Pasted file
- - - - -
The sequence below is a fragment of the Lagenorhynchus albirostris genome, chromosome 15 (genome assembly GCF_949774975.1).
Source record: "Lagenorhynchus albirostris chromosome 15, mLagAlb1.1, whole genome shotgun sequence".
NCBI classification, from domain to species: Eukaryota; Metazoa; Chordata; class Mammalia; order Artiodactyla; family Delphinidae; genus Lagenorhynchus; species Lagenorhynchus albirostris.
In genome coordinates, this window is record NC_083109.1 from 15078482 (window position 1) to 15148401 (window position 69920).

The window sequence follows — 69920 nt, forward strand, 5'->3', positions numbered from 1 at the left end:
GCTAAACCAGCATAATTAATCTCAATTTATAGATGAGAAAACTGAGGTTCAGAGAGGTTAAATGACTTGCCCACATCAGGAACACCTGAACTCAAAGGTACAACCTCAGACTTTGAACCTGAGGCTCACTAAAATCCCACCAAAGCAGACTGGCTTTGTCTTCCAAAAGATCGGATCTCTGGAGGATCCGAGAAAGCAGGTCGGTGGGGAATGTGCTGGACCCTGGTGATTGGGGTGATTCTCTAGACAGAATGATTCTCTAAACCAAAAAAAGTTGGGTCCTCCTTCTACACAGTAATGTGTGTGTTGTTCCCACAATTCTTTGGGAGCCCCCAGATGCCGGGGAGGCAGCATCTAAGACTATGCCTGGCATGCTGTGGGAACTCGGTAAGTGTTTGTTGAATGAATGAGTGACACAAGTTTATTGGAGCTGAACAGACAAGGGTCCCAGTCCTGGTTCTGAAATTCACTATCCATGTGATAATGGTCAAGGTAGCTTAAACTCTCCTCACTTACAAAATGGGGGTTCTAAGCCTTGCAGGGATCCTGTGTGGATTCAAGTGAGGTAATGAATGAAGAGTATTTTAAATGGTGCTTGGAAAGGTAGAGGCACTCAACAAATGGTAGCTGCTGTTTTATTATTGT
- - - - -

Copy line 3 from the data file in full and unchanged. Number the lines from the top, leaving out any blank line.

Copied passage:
NCBI classification, from domain to species: Eukaryota; Metazoa; Chordata; class Mammalia; order Artiodactyla; family Delphinidae; genus Lagenorhynchus; species Lagenorhynchus albirostris.